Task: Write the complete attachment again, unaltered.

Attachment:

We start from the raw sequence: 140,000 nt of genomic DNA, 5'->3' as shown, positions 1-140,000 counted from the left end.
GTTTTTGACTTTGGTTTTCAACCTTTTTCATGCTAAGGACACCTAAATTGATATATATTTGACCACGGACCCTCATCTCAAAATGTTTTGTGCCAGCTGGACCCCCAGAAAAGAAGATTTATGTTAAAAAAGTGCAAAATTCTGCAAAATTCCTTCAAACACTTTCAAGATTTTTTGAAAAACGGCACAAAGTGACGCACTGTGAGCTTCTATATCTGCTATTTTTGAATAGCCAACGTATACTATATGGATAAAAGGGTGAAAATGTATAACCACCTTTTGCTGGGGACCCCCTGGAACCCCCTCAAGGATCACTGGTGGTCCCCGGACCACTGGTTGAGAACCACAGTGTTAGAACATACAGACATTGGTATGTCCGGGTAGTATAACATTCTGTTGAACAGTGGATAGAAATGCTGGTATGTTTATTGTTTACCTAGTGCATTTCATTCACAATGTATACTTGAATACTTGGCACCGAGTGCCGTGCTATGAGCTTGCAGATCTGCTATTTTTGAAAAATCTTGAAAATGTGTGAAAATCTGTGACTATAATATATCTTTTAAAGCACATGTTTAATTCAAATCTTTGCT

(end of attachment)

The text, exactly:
We start from the raw sequence: 140,000 nt of genomic DNA, 5'->3' as shown, positions 1-140,000 counted from the left end.
GTTTTTGACTTTGGTTTTCAACCTTTTTCATGCTAAGGACACCTAAATTGATATATATTTGACCACGGACCCTCATCTCAAAATGTTTTGTGCCAGCTGGACCCCCAGAAAAGAAGATTTATGTTAAAAAAGTGCAAAATTCTGCAAAATTCCTTCAAACACTTTCAAGATTTTTTGAAAAACGGCACAAAGTGACGCACTGTGAGCTTCTATATCTGCTATTTTTGAATAGCCAACGTATACTATATGGATAAAAGGGTGAAAATGTATAACCACCTTTTGCTGGGGACCCCCTGGAACCCCCTCAAGGATCACTGGTGGTCCCCGGACCACTGGTTGAGAACCACAGTGTTAGAACATACAGACATTGGTATGTCCGGGTAGTATAACATTCTGTTGAACAGTGGATAGAAATGCTGGTATGTTTATTGTTTACCTAGTGCATTTCATTCACAATGTATACTTGAATACTTGGCACCGAGTGCCGTGCTATGAGCTTGCAGATCTGCTATTTTTGAAAAATCTTGAAAATGTGTGAAAATCTGTGACTATAATATATCTTTTAAAGCACATGTTTAATTCAAATCTTTGCT